Wednesday, August 19, 2009


Obscurity of the Day: And He Did

And He Did seems like a pretty unassuming bit of fluff, but when viewed in the context of the era in which it ran I think you've really got to hand it to the creator for his vision.

The earliest appearance of And He Did I've found is in the December 8 1913 issue of the Philadelphia Record. The strip was syndicated by Associated Newspapers, that newspaper co-op that shared material between a half-dozen or so papers. I can't tell if And He Did was actually a Philadelphia-born strip for sure, but I think it was. The creator, who signed himself only "Hen", is, I believe, J.C. Henderson. The strip ran until at least October 1917, and I suspect that it ran longer (unfortunately my files of the paper run out at that point, and other Associated clients didn't run it this long).

So, to paraphrase the elder Bush, what about this vision thing? Well, many of the strips of this era were big unwieldy things, usually overloaded with long speech balloons and gags that practically suffocated under all the trimmings applied by the cartoonists. Just look at yesterday's obscurity for a typical example of gag bloat.

Henderson used many of the standard gags that you'd see related in 5 or 6 panels with 100 or more words of copy, but he'd do it in just two panels, and the second one was mute except for the title! Henderson's approach prefigured what many cartoonists wouldn't figure out until space constraints finally forced them -- as Shakespeare said, brevity is the soul of wit.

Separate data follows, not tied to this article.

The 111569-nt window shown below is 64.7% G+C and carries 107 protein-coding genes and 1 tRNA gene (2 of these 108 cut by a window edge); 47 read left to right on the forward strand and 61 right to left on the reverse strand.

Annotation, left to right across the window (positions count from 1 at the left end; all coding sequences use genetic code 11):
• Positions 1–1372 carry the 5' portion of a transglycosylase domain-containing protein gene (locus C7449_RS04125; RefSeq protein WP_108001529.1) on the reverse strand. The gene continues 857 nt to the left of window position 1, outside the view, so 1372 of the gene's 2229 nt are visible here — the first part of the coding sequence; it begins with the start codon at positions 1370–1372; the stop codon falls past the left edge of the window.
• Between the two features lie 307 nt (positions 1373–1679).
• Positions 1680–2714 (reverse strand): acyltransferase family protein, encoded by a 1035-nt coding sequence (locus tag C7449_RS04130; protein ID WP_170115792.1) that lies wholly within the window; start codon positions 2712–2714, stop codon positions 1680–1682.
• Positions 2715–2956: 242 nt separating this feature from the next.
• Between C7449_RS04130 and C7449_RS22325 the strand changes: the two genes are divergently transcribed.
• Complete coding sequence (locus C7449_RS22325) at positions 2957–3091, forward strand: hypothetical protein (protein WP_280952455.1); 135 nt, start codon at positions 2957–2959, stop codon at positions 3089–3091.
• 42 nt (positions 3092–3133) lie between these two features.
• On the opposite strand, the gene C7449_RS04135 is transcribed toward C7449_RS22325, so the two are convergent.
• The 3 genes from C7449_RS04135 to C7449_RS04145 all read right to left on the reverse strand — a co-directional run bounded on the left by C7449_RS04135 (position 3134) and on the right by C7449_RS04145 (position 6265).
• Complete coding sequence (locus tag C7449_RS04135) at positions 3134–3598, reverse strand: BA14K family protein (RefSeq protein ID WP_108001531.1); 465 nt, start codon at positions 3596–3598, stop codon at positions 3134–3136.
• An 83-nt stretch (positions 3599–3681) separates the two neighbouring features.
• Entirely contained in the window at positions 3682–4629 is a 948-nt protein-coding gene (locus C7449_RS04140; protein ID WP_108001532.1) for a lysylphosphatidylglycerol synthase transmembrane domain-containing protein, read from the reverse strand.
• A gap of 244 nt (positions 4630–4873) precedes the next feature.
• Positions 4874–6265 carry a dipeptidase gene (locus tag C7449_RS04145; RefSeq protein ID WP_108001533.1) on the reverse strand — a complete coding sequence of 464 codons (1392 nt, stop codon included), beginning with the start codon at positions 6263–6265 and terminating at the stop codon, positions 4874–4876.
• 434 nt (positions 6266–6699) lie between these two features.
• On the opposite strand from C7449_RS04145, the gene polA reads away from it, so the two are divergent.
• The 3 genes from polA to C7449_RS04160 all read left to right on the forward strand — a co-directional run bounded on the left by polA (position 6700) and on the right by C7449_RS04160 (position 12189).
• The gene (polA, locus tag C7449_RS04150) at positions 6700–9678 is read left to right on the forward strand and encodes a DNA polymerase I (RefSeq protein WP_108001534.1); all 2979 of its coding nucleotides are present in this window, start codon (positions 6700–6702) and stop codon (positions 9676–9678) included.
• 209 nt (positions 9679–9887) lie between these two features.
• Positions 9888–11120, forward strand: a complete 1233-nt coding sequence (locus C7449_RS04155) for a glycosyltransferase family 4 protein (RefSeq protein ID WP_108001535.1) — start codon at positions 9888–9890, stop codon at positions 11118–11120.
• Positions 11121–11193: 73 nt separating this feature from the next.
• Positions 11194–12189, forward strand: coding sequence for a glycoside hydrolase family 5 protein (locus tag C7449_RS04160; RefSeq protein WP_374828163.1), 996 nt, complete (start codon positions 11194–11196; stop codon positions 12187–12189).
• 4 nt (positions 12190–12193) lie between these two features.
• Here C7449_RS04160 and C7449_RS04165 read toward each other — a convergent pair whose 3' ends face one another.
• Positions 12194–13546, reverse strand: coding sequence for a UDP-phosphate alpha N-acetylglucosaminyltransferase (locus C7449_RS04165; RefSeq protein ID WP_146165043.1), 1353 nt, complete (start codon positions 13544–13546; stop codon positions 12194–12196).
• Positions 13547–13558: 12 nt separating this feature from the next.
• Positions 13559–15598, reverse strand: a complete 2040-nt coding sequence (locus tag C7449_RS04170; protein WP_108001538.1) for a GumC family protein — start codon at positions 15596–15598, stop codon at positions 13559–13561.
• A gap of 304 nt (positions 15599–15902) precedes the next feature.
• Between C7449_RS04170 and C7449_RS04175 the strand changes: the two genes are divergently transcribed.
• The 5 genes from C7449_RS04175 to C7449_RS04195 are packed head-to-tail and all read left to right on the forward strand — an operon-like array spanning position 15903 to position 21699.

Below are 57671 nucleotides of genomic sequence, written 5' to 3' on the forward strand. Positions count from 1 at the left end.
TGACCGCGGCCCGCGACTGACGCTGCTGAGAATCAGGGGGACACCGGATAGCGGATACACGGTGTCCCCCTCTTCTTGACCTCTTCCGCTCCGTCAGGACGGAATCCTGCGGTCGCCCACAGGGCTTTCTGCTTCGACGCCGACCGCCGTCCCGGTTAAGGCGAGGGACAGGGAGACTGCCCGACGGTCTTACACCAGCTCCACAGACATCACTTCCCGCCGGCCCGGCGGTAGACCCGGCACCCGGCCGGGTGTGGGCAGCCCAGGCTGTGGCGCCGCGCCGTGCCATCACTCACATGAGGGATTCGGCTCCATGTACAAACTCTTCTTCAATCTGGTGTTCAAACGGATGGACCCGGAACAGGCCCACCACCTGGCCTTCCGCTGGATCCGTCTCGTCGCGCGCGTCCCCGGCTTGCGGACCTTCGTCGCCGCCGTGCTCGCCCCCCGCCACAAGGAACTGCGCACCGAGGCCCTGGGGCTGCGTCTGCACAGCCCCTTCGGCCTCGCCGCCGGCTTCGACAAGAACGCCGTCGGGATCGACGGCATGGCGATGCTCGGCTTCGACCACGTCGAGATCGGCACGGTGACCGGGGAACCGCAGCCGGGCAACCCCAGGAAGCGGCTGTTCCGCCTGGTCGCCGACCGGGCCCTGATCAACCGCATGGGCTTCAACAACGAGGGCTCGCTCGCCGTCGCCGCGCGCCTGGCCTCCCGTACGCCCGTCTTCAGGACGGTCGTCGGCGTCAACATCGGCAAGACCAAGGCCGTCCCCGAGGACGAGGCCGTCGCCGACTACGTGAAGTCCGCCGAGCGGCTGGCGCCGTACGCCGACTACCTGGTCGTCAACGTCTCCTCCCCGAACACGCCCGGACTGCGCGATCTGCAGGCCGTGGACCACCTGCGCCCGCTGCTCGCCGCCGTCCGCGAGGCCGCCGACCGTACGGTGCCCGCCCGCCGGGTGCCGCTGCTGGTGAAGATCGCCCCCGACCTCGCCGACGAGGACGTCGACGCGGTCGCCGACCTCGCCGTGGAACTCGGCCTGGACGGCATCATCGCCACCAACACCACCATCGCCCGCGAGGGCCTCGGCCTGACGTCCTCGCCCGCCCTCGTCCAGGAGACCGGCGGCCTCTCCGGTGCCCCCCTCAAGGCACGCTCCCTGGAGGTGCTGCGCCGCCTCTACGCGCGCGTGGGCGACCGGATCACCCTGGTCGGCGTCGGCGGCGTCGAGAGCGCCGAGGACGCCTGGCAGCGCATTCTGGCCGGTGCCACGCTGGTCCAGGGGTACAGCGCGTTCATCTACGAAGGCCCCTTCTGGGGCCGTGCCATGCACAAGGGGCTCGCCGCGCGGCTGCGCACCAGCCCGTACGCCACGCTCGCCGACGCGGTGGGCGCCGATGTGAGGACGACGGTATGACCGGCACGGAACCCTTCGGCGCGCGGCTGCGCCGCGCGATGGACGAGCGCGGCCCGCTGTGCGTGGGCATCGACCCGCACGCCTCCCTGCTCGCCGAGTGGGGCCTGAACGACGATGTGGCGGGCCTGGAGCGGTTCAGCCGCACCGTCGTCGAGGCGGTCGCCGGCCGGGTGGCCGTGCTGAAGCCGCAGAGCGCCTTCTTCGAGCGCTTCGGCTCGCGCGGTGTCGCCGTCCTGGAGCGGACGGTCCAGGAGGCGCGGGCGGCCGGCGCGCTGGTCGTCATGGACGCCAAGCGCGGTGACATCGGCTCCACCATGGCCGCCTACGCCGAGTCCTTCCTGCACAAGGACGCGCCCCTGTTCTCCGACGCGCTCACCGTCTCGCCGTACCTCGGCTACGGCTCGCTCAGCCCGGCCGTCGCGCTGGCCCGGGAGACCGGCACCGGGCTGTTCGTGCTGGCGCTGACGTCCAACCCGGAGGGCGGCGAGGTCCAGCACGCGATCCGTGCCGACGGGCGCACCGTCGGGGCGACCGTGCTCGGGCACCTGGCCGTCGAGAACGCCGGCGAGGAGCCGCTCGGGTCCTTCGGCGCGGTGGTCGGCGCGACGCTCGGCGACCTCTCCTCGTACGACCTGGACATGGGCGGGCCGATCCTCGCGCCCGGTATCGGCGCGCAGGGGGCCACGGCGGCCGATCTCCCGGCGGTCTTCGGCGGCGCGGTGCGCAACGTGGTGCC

Heh, I think many cartoonists these days haven't even learned to cut out all the fluff. Many three or four panel strips only really need one panel to tell their joke sometimes.
This ran in the BELLINGHAM (Wash.) HERALD as late as 20 February 1918.
Hi MJ (is that you Mark Johnson?) --
Any impression as to whether the Herald was running its daily material late? I'm always suspicious of the timing in those western papers in the early days.

Thanks for the info, though, I'll make a note of that in the listing for the feature.

By the way, I completely forgot to say in the post that a second run of the feature was through the Keystone Feature Service. That run was approx. 1921-26. Cole Johnson thinks this run, which was unsigned, was probably the work of Joe Doyle.

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